I will love the light for it shows me the way, yet I will endure the darkness for it shows me the stars. — Og Mandino

po_Brahms-Johannes2Johannes Brahms (May 7, 1833 – April 3, 1897) was a German composer and pianist.

Lullabies written by established classical composers are often given the form-name berceuse, which is French for lullaby, or cradle song. The most famous lullaby is the one by Johannes Brahms (“Wiegenlied”, 1868).

 

 

Brahms’ original in German:

Guten Abend, gute Nacht, mit Rosen bedacht,
Mit Näglein besteckt, schlüpf unter die Deck!’
Morgen früh, wenn Gott will, wirst du wieder geweckt
Morgen früh, wenn Gott will, wirst du wieder geweckt

Guten Abend, gute Nacht, von Englein bewacht
Die zeigen im Traum, dir Christkindleins Baum
Schlaf nun selig und süß, schau im Traum ‘s Paradies
Schlaf nun selig und süß, schau im Traum ‘s Paradies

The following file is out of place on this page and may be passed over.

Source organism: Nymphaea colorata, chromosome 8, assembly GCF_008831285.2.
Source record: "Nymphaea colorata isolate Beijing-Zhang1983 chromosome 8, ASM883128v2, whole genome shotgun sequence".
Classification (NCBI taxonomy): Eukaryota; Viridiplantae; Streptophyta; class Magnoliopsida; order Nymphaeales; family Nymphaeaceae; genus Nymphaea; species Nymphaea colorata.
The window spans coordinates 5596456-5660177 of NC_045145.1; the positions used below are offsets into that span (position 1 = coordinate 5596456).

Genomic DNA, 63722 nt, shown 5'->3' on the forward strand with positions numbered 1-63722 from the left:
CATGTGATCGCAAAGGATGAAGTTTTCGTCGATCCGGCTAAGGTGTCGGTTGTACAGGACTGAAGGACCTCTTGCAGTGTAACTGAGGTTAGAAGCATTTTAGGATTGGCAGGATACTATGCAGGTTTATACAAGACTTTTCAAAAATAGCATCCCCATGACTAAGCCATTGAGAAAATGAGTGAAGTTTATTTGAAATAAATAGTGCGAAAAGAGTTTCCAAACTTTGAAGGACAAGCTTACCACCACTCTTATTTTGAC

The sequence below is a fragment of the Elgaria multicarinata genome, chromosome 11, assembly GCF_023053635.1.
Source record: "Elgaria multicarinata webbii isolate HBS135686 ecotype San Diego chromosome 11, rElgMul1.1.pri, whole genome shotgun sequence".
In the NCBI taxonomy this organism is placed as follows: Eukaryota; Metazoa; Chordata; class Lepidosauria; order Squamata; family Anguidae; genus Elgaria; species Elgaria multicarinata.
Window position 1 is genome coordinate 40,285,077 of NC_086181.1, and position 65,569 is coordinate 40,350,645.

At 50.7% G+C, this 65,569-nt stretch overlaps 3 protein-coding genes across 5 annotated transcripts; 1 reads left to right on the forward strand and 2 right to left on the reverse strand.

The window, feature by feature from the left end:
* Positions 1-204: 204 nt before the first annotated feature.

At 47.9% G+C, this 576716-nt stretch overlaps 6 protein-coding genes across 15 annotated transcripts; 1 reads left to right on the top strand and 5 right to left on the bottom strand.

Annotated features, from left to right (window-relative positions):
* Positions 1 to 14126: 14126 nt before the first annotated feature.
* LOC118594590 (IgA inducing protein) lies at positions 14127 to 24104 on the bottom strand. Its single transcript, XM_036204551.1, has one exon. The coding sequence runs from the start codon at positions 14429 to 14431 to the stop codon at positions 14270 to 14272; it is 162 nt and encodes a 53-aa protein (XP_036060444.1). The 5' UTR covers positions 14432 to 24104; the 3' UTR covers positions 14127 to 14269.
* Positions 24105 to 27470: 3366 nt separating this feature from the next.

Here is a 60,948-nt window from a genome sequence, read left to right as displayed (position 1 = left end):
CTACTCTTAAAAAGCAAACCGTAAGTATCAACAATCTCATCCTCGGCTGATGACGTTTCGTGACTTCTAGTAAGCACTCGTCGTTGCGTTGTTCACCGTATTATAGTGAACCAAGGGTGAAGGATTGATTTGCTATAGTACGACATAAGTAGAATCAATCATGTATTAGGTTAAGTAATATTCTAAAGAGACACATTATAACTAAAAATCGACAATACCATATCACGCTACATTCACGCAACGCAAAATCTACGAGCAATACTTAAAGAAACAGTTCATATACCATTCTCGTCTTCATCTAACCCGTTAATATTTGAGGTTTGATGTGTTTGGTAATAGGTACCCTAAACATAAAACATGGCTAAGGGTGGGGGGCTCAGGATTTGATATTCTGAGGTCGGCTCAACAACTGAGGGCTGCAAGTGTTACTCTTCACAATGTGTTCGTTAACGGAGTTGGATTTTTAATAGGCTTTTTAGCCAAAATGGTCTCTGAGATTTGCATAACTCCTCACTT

A close English translation of which is:

Good evening, and good night, with roses adorned,
With carnations covered, slip under the covers.
Early tomorrow, if God wills, you will wake once again.
Early tomorrow, if God wills, you will wake once again.

Good evening, and good night. By angels watched,
Who show you in your dream the Christ-child’s tree.
Sleep now peacefully and sweetly, see the paradise in your dream.
Sleep now peacefully and sweetly, see the paradise in your dream.

The most common English version is as follows:

Lullaby and good night, with roses bedight
With lilies o’er spread is baby’s wee bed
Lay thee down now and rest, may thy slumber be blessed
Lay thee down now and rest, may thy slumber be blessed

Lullaby and good night, thy mother’s delight
Bright angels beside my darling abide
They will guard thee at rest, thou shalt wake on my breast
They will guard thee at rest, thou shalt wake on my breast.